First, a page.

Rather than be appropriately assertive for the Real Self it is often either inappropriately aggressive and/or passive.
Our false self tends to be the „critical parent,” should we use transactional analysis script terminology. It avoids playing and having fun. It pretends to be „strong” or even „powerful.” Yet its power is only minimal or non-existent, and it is in reality unusually fearful, distrusting and destructive.
Because our co-dependent self needs to withdraw and to be in control, it sacrifices nurturing or being nurtured. It cannot surrender. It is self-righteous and attempts to block information coming from the unconscious. Even so, it tends to repeatedly act out unconscious, often painful patterns. Because it forgets our Oneness, it feels separate. It is our public self who we think others and eventually even we think we should be.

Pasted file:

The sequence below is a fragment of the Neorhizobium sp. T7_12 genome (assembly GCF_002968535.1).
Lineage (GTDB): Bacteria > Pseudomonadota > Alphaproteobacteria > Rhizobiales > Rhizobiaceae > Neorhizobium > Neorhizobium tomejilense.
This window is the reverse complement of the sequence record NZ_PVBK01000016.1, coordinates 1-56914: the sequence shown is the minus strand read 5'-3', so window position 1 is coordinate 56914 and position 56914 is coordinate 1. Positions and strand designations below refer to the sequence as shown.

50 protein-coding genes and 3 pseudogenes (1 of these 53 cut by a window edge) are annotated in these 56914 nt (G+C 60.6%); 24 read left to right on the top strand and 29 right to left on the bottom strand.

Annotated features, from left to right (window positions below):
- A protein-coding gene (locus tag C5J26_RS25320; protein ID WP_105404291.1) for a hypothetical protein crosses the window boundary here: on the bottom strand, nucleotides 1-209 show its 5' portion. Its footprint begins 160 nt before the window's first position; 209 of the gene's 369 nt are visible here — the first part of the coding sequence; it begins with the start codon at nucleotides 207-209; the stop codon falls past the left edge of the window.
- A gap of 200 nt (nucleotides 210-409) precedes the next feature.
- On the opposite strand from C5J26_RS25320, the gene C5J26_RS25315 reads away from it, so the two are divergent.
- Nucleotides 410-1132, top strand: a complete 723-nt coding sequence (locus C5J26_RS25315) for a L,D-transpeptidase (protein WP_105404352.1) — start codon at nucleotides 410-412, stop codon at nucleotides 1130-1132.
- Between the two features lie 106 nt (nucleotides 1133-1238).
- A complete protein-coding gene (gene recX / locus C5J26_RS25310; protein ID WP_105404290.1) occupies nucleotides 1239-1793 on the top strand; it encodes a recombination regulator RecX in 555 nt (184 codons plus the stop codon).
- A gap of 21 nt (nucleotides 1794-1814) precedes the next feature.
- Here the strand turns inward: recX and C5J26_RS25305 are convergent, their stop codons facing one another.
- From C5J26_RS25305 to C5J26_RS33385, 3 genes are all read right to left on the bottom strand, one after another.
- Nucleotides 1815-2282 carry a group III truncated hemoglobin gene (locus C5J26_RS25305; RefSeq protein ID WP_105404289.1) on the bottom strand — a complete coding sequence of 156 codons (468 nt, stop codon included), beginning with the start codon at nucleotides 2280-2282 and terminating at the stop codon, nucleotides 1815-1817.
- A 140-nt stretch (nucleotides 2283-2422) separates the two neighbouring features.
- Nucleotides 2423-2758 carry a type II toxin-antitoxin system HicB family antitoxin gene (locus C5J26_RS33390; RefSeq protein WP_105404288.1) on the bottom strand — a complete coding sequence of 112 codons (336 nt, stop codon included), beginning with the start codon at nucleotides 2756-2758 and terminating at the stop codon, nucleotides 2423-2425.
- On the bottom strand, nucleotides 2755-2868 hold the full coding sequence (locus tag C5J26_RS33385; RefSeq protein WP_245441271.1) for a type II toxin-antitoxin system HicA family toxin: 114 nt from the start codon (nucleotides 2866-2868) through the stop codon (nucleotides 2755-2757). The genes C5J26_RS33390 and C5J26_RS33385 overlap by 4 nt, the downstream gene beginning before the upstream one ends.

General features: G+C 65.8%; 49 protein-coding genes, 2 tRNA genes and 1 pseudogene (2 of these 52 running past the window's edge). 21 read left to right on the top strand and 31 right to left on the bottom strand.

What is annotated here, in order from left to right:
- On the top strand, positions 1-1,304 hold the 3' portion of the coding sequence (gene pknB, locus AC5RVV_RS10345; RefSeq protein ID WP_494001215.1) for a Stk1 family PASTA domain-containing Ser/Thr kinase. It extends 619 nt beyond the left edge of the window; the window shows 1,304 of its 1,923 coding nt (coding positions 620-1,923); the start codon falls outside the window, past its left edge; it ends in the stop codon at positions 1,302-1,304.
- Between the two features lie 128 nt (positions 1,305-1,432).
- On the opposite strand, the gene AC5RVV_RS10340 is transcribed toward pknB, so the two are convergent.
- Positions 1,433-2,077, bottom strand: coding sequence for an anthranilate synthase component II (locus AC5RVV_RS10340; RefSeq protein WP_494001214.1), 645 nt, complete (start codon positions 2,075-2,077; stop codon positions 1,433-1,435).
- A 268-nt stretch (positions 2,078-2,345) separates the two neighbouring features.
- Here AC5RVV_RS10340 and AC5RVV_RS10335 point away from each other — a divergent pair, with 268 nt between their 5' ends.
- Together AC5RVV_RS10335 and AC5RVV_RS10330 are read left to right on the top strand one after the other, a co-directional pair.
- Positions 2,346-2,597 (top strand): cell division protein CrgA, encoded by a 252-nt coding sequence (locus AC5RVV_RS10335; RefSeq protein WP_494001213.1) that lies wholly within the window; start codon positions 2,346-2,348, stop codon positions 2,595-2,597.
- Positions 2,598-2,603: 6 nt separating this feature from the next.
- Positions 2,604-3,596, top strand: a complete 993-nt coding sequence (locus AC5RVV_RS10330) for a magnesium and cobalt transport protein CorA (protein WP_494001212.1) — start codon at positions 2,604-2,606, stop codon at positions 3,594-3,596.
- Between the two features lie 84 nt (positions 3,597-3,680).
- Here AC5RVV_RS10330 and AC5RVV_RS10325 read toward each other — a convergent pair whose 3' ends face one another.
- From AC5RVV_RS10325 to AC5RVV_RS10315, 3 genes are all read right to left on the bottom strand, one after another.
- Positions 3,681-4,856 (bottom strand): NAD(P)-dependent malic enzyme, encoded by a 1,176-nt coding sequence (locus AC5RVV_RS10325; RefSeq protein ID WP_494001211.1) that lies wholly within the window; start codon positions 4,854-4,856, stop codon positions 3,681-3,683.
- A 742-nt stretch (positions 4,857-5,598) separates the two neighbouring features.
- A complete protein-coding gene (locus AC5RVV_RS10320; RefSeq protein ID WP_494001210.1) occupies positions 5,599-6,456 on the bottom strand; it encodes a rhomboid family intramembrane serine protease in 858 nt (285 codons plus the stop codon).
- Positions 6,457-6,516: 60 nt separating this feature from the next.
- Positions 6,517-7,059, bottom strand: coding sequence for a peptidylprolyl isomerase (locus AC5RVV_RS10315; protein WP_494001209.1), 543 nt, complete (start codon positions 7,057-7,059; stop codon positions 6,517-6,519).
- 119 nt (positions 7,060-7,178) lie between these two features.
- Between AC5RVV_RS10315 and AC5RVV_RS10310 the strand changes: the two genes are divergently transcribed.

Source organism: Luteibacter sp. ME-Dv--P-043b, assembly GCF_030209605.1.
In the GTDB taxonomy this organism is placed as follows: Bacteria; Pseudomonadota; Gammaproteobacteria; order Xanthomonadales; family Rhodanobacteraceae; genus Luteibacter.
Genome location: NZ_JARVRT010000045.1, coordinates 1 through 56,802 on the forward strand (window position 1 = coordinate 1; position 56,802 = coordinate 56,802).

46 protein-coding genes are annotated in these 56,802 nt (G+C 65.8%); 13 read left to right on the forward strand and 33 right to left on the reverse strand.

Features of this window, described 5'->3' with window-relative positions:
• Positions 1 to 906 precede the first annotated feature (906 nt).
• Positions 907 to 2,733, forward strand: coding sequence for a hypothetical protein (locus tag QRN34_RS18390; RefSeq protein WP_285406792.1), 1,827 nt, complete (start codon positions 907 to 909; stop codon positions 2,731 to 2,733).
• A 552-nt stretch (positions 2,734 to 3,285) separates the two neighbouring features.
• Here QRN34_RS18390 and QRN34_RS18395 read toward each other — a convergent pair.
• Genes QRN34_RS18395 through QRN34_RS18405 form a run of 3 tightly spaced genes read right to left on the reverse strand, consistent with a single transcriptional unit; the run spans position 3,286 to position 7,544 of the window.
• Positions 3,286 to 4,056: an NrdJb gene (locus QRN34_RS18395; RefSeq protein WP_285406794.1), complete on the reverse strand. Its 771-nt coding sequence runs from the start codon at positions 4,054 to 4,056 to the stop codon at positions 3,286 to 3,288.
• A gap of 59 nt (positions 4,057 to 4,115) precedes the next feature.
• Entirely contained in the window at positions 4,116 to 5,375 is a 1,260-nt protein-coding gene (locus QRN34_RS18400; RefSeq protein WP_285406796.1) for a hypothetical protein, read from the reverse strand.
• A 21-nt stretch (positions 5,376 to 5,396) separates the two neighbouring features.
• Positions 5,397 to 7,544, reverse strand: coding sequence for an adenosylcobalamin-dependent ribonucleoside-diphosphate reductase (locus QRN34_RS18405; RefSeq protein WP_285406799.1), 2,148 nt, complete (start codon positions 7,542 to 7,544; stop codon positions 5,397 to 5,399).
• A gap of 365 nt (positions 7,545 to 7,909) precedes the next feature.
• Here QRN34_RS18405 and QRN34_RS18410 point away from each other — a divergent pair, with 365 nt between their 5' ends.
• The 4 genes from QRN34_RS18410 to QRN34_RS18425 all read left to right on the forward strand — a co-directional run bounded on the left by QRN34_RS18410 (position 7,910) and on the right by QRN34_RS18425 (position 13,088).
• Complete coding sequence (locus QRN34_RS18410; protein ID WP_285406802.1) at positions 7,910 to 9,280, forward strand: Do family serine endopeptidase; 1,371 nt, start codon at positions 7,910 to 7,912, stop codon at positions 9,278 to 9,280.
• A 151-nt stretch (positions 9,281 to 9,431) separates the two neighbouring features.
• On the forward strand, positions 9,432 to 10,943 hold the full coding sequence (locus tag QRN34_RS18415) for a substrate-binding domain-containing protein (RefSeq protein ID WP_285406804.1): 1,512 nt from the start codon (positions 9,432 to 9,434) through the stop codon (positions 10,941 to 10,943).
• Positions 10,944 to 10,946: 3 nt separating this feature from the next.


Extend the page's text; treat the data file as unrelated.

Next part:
Most of the time, in the role of our false or co-dependent self, we feel uncomfortable, numb, empty or in a contrived state. We do not feel real, complete, whole or sane. At one level or another, we sense that something is wrong, something is missing.
Paradoxically, we often feel like this false self is our natural state, the way we „should be.” This could be our addiction or attachment to being that way. We become so accustomed to being our co-dependent self that our Real Self feels guilty, like something is wrong, that we shouldn’t feel real and alive. To consider changing this problem is frightening.
This false or co-dependent self appears to be universal among humans. It has been described or referred to countless times in print and in our daily lives. It has been called such diverse names as a survival tool, psychopathology, the egocentric ego and the impaired or defensive self (Masterson, 1985). It can be destructive to self, others and intimate relationships. However, it is a double-edged sword. It has some uses. But just how useful is it? And under what circumstances?

From Charles Whitfield, „Healing the Inner Child”